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SEARCH, crim. law. An examination of a man's house, premises or person, for the purpose of discovering proof of his guilt in relation to some crime or misdemeanor of which be is accused.

2. The constitution of the United. States, amendments, art. 4, protects the people from unreasonable searches and seizures. 3 Story, Const. 1895; Rawle, Const. ch. 10, p. 127; 10 John. R. 263; 11 John. R. 500; 3 Cranch, 447.

3. By the act of March 2, 1799, s. 68, 1 Story's L. U. S. 632, it is enacted, that every collector, naval officer, and surveyor, or other person specially appointed, by either of them, for that purpose, shall have fall power and authority to enter any ship or vessel, in which they shall have reason to suspect any goods, wares, or merchandise, subject to duty, are concealed, and therein to search for, seize, and secure any such goods, wares, or merchandise; and if they shall have cause to suspect a concealment thereof in any particular dwelling house, store, building, or other place they or either of them shall; upon proper application, on oath, to any justice of the peace, be entitled to a warrant to enter such house, store, or other place, (in the day time only, and there to search for such goods; and if any shall be found, to seize and secure the same for trial; and all such goods, wares, and merchandise, on which the duties shall not have been paid, or secured to be paid, shall be forfeited.

SEARCH, practice. An examination made in the proper lien office for mortgages, liens, judgments, or other encumbrances, against real estate. The certificate given by the officer as to the result of such examination is also called a search.

2. Conveyancers and others who cause searches to be made ought to be very careful that they should be correct, with regard, 1. To the time during which the person against whom the search has been made owned the premises. 2. To the property searched against, which ought to be properly described. 3. To the form of the certificate of search.

SEARCH, RIGHT OF, mar. law. The right existing in a belligerent to examine and inspect the papers of a neutral vessel at sea. On the continent of Europe, this is called the right of visit. Dalloz, Dict. mots Prises Maritimes, n. 104-111.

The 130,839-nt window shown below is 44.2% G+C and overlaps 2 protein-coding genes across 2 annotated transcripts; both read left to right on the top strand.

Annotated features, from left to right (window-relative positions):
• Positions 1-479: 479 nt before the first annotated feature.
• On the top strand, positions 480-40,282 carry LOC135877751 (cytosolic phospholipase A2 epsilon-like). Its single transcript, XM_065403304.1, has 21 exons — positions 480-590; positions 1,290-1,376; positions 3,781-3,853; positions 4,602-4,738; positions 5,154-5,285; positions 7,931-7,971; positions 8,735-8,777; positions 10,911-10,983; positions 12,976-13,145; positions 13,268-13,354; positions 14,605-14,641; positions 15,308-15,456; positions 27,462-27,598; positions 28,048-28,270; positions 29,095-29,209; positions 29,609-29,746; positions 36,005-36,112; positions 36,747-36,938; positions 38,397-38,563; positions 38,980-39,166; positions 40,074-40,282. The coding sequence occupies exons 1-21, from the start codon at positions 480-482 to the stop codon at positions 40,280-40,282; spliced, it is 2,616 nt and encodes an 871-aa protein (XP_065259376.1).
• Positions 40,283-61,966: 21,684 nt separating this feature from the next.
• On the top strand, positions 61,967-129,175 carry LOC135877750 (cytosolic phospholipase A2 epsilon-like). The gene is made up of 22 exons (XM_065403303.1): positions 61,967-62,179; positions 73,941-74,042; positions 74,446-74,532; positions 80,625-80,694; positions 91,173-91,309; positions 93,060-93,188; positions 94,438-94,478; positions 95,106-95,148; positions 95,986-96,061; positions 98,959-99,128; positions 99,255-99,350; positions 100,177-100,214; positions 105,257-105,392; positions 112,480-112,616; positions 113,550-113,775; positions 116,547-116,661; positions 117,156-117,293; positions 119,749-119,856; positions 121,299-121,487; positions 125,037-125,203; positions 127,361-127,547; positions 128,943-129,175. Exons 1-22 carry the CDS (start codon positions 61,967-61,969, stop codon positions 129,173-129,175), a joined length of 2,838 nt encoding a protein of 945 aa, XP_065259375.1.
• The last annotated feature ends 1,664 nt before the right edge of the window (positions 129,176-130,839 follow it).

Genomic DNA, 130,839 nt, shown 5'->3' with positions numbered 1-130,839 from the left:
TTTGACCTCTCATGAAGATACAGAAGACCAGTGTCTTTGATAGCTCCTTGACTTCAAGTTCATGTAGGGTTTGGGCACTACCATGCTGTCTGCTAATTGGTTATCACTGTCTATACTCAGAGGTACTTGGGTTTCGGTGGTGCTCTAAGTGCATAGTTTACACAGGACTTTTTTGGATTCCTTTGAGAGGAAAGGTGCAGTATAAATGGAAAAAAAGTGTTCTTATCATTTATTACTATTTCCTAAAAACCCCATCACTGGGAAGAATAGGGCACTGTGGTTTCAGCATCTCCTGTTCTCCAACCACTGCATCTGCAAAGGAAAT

2. The right does not extend to examine the cargo; nor does it extend to a ship of war, it being strictly confined to the searching of merchant vessels. The exercise of the right is to prevent the commerce of contraband goods. Although frequently resisted by powerful neutral nations, yet this right appears now to be fixed beyond contravention. The penalty for violently resisting this right is the confiscation of the property so withheld from visitation. Unless in extreme cases of gross abuse of his right by a belligerent, the neutral has no right to resist a search. 1 Kent, Com. 154; 2 Bro. Civ. and Adm. Law, 319; Mann. Comm. B. 3, c. 11.

SEARCH WARRANT, crim. law, practice. A warrant (q. v.) requiring the officer to whom it is addressed, to search a house or other place therein specified, for property therein alleged to have been stolen; and if the same shall be found upon such search, to bring the goods so found, together with the body of the person occupying the same, who is named, before the justice or other officer granting the warrant, or some other justice of the peace, or other lawfully authorized officer. It should be given under the hand and seal of the justice, and dated.

2. The constitution of the United States, amendments, art. 4, declares that "the right of the people to be secure in their persons, houses, papers and effects, against unreasonable searches and seizures, shall not be violated; and no warrants shall issue, but upon probable cause, supported by oath or affirmation, and particularly describing the place to be searched, and the person or things to be seized."

3. Lord Hale, 2 P. C. 149, 150, recommends great caution in granting such warrants. 1. That they be, not granted without oath made before a justice of a felony committed, and that the complainant has probable cause to suspect they are in such a house or place, and his reasons for such suspicion. 2. That such warrants express that the search shall be made in day time. 3. That they ought to be directed to a constable or other proper officer, and not to a private person. 4. A search warrant ought to command the officer to bring the stolen goods and the person in whose custody they are, before some justice of the peace. Vide 1 Chit. Cr. Law, 57, 64; 4 Inst. 176; Hawk. B. 2, c. 13, s. 17, n. 6; 11 St. Tr; 321; 2 Wils. 149, 291; Burn's Just. h. t.; Williams' Just. h. t.

SEARCHER, Eng. law. An officer of the customs, whose duty it is to examine and search all ships outward bound, to ascertain whether they have any prohibited or uncustomed goods on board.